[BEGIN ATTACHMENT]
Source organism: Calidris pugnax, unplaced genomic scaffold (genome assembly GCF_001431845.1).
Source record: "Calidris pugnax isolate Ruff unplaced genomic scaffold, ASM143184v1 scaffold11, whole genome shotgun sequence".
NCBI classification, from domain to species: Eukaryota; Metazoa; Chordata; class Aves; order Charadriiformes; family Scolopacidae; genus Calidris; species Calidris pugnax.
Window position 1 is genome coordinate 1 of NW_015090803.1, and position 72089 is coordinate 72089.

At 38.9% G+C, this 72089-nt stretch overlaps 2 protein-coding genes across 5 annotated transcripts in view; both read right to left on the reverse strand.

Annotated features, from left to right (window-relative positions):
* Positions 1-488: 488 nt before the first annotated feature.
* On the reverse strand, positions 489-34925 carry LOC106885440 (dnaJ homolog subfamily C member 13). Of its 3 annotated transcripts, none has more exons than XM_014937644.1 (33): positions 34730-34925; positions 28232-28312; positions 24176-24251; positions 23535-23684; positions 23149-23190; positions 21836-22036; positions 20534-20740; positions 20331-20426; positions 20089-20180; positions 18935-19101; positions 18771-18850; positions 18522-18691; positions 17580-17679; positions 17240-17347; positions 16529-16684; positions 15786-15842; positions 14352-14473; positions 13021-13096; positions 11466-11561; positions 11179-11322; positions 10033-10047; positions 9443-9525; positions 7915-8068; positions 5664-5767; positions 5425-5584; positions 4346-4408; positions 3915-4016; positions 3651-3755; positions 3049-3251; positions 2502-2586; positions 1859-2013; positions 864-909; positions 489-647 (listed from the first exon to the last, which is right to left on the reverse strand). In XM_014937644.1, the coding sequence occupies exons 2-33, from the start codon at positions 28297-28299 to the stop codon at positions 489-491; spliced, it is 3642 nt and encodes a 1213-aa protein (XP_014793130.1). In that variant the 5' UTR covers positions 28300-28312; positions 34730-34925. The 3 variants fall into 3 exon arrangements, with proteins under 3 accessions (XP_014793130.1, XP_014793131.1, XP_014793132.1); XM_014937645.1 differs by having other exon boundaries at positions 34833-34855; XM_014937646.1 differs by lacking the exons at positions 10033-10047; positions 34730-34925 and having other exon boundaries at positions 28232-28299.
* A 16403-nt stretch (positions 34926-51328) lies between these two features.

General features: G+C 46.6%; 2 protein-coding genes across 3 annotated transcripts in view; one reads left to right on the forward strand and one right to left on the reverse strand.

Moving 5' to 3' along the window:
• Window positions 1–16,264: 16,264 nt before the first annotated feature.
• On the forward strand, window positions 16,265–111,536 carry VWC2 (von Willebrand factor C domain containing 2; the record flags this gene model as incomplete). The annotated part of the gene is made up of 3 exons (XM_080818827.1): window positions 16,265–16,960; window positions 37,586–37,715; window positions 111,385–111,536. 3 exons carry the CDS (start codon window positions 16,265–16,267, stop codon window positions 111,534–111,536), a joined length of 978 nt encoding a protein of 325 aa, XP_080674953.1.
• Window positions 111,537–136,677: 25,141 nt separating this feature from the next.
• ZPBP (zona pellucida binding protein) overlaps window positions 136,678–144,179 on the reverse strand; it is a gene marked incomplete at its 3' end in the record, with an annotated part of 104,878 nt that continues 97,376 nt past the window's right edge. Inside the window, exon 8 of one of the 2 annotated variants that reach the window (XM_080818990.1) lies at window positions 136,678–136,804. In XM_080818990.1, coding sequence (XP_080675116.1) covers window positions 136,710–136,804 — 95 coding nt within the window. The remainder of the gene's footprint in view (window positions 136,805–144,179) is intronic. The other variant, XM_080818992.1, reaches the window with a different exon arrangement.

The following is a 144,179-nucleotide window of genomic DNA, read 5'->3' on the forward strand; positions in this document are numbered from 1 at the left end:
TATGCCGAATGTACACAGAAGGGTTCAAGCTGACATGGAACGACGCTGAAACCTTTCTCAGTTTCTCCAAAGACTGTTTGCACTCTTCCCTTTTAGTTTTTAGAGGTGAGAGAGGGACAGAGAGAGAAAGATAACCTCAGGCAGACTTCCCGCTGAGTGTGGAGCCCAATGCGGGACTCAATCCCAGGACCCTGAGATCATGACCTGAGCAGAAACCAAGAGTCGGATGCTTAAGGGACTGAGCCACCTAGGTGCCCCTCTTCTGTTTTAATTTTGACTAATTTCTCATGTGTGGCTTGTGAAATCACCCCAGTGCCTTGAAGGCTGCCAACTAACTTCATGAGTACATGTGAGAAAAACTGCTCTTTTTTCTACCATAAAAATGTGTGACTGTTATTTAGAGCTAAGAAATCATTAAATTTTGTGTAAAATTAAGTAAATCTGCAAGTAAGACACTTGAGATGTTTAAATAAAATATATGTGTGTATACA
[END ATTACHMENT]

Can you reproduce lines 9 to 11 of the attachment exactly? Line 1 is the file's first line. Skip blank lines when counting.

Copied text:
* A 16403-nt stretch (positions 34926-51328) lies between these two features.

General features: G+C 46.6%; 2 protein-coding genes across 3 annotated transcripts in view; one reads left to right on the forward strand and one right to left on the reverse strand.

Moving 5' to 3' along the window: